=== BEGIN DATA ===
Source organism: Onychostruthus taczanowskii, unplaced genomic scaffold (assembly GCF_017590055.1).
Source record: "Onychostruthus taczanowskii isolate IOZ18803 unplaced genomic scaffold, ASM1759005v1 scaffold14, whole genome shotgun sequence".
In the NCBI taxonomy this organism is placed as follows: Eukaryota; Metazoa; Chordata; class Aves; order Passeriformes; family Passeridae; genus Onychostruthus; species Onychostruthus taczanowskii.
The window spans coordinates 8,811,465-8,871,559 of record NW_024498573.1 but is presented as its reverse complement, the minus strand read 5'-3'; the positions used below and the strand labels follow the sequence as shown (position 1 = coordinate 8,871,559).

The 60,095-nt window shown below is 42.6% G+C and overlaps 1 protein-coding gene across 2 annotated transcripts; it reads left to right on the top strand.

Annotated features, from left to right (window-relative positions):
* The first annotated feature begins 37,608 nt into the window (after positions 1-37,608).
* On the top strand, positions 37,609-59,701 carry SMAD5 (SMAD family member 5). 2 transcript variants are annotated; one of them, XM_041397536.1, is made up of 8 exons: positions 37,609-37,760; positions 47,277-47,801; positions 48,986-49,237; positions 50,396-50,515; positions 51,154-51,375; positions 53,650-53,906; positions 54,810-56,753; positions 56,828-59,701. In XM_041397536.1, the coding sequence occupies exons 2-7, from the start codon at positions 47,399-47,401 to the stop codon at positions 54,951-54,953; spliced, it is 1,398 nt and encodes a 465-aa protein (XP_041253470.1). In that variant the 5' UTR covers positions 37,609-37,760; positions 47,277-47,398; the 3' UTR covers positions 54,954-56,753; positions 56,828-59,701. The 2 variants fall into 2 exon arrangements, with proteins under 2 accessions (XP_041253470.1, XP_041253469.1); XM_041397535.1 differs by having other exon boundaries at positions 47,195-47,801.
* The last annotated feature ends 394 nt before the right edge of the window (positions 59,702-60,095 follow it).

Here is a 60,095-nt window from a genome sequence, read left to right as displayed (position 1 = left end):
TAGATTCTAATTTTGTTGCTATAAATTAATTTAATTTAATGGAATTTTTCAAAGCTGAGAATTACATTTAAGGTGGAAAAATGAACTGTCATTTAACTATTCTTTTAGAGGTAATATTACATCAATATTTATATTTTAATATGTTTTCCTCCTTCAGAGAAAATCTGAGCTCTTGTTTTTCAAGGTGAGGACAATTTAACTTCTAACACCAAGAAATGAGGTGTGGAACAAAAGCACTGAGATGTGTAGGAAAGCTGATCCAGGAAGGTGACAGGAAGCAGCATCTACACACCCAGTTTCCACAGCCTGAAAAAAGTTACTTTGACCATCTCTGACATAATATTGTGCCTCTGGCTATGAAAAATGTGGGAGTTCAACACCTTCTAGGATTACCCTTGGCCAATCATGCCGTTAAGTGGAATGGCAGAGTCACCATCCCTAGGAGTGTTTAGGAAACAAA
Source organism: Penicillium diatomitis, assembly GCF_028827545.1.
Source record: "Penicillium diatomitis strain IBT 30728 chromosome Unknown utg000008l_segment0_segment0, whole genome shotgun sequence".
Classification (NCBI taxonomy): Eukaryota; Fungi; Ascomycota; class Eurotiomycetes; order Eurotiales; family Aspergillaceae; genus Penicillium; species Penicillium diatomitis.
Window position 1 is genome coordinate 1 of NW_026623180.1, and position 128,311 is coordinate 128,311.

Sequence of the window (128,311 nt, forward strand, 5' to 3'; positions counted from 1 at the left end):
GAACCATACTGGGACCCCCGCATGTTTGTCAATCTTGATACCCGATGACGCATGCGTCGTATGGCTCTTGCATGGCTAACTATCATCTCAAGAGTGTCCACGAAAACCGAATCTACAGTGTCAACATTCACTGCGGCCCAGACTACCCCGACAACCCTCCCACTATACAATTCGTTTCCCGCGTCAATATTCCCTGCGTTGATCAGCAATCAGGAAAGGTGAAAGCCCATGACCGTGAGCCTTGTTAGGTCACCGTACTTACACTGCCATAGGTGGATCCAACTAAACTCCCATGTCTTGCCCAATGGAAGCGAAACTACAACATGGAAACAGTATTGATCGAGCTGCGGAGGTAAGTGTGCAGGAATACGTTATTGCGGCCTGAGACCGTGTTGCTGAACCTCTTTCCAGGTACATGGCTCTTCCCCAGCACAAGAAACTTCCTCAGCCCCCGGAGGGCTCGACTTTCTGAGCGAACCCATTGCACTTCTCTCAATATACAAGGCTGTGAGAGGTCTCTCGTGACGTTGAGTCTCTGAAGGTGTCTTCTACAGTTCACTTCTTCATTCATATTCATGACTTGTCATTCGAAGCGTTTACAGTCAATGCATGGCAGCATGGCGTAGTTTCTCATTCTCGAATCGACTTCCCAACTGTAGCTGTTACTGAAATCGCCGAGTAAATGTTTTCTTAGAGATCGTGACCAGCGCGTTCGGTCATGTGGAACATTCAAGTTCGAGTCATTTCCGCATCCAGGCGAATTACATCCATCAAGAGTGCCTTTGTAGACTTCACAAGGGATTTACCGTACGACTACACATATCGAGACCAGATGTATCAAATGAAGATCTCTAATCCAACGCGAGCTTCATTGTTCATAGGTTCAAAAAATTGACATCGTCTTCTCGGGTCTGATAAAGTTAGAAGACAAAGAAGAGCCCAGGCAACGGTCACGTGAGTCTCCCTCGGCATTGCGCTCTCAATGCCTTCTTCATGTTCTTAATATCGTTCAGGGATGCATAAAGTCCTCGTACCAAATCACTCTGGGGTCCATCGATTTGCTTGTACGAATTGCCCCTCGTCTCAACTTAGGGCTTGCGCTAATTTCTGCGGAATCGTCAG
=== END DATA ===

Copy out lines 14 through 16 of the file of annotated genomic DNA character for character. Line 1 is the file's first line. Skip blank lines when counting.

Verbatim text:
Classification (NCBI taxonomy): Eukaryota; Fungi; Ascomycota; class Eurotiomycetes; order Eurotiales; family Aspergillaceae; genus Penicillium; species Penicillium diatomitis.
Window position 1 is genome coordinate 1 of NW_026623180.1, and position 128,311 is coordinate 128,311.

Sequence of the window (128,311 nt, forward strand, 5' to 3'; positions counted from 1 at the left end):